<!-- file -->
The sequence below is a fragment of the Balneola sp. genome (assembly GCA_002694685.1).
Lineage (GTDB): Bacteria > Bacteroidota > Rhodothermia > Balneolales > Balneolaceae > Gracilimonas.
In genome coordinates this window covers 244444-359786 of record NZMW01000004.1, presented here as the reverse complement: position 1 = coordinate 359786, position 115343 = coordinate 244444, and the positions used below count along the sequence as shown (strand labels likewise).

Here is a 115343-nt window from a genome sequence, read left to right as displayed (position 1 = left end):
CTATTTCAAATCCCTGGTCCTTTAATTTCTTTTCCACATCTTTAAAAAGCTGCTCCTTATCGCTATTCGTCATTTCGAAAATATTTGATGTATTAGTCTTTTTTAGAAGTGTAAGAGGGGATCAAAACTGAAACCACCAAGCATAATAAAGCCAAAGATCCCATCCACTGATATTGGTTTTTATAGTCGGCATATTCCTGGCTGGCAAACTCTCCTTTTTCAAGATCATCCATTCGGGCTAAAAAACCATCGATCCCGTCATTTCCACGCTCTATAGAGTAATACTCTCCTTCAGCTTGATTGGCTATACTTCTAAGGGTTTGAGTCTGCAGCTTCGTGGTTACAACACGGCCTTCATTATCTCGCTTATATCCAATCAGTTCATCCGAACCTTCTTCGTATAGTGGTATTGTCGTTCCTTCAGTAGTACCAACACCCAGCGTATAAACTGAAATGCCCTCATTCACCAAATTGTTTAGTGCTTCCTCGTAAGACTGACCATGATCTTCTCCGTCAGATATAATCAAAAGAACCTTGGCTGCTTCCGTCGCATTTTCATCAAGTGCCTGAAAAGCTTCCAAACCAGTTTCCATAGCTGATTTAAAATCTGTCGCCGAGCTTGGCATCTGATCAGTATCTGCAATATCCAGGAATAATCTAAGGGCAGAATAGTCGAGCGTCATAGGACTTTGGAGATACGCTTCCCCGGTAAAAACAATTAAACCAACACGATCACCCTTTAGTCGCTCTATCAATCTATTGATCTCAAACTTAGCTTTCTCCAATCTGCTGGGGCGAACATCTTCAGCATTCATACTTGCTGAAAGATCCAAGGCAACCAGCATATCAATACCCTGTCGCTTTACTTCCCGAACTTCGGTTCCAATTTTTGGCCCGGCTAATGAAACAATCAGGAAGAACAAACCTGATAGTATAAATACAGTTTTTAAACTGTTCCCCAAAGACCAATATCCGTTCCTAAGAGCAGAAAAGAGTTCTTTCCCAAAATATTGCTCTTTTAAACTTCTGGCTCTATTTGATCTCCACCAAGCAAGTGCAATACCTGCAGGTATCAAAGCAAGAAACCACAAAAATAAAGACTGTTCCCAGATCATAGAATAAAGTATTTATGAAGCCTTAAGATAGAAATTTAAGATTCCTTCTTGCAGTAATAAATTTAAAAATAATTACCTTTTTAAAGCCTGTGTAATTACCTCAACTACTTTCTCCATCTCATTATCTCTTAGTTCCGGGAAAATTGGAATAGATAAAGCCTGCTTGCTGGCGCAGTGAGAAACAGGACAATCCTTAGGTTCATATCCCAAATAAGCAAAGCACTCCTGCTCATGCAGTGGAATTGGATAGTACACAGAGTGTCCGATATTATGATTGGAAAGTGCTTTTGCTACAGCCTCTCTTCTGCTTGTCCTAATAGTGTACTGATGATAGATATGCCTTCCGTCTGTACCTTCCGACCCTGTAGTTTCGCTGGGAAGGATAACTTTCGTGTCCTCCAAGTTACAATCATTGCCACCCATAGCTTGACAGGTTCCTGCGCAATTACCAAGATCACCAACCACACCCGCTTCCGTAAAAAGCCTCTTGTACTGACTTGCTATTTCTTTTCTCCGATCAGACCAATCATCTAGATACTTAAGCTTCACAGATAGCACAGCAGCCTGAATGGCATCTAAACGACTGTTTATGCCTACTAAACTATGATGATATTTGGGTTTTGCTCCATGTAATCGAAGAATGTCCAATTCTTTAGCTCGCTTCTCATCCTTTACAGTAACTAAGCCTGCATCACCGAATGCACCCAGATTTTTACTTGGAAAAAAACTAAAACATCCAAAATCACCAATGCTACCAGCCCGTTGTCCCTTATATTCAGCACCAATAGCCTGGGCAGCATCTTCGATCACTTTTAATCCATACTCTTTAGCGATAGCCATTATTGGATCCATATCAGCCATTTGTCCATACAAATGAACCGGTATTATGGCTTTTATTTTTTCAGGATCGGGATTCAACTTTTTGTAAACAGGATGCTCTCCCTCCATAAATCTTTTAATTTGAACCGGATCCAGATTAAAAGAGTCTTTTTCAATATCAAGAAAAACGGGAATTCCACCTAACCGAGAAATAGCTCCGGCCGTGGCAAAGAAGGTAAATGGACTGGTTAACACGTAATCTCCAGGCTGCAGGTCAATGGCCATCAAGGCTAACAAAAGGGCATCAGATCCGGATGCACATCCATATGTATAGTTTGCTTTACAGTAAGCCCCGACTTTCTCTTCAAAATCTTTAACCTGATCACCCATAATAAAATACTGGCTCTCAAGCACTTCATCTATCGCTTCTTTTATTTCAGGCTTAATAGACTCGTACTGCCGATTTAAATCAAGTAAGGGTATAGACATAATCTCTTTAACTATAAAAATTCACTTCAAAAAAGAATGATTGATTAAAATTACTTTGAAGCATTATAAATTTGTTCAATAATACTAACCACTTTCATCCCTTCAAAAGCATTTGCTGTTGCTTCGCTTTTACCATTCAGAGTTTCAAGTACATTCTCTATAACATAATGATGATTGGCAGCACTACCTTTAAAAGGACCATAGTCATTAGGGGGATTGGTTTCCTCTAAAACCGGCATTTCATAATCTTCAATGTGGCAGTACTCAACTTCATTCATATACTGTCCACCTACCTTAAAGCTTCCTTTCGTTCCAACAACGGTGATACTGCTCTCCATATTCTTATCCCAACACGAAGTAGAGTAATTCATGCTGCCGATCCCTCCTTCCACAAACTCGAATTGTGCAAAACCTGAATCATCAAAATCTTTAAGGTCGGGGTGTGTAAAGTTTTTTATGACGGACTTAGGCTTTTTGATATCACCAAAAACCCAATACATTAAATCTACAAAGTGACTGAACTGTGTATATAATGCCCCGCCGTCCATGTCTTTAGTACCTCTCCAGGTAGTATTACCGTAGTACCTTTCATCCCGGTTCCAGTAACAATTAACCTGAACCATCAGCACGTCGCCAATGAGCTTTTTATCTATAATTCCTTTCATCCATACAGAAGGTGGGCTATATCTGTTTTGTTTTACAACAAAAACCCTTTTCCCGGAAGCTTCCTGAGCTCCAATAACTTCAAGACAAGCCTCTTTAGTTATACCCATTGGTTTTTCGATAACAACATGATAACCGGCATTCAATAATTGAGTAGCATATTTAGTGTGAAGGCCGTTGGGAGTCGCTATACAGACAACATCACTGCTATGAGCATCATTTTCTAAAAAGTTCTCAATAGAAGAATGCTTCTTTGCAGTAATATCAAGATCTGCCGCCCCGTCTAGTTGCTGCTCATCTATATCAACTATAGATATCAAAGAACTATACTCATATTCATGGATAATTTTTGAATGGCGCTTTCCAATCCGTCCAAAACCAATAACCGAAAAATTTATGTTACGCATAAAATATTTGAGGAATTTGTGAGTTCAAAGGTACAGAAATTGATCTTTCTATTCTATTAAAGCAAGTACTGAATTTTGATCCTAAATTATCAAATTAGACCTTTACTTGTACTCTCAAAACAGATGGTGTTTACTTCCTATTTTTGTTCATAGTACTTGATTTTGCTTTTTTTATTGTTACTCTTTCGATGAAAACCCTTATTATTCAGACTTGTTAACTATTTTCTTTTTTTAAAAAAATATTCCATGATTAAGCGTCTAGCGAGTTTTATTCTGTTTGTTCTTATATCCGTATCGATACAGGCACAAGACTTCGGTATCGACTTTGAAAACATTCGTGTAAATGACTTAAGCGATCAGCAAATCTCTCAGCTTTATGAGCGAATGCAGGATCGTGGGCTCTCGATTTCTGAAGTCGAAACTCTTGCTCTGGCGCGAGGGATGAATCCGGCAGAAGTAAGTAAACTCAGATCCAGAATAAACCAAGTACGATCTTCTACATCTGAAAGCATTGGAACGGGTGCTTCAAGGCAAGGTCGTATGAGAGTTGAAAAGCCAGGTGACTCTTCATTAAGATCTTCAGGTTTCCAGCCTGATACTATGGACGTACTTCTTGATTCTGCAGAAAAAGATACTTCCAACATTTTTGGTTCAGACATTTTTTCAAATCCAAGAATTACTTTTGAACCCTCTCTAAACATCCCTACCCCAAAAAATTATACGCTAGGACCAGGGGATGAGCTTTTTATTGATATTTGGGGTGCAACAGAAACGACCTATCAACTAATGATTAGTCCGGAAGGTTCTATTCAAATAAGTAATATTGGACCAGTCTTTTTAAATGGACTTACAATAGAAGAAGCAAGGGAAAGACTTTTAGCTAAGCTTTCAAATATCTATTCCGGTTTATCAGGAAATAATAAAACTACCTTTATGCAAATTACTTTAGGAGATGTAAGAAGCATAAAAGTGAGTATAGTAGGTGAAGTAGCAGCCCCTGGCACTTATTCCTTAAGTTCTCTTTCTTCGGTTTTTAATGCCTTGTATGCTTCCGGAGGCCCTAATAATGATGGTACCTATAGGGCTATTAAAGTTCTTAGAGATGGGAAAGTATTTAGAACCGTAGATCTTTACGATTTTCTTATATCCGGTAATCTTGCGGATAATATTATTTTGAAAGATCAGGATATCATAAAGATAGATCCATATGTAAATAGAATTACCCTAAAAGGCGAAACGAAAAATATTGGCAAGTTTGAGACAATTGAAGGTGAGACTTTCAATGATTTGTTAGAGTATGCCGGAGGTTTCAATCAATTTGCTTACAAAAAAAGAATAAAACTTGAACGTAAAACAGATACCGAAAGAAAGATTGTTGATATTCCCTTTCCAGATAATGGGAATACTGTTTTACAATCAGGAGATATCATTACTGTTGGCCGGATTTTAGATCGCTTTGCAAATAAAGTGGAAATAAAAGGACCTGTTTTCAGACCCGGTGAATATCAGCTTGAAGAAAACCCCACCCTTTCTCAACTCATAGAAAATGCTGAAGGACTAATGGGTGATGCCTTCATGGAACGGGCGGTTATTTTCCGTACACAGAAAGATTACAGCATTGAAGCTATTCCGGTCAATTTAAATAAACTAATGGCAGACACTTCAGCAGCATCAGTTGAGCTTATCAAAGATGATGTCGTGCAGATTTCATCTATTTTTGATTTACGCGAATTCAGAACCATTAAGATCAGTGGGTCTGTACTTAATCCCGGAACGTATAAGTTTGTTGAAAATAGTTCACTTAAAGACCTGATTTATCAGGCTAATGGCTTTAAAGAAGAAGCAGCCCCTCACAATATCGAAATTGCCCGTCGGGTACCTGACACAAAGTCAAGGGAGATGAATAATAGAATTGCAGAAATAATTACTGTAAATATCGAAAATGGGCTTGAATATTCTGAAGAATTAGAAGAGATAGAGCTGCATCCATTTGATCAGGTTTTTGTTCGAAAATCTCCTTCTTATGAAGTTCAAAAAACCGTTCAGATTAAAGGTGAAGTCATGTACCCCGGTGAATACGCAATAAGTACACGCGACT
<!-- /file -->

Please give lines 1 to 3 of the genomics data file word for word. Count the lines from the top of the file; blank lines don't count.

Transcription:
The sequence below is a fragment of the Balneola sp. genome (assembly GCA_002694685.1).
Lineage (GTDB): Bacteria > Bacteroidota > Rhodothermia > Balneolales > Balneolaceae > Gracilimonas.
In genome coordinates this window covers 244444-359786 of record NZMW01000004.1, presented here as the reverse complement: position 1 = coordinate 359786, position 115343 = coordinate 244444, and the positions used below count along the sequence as shown (strand labels likewise).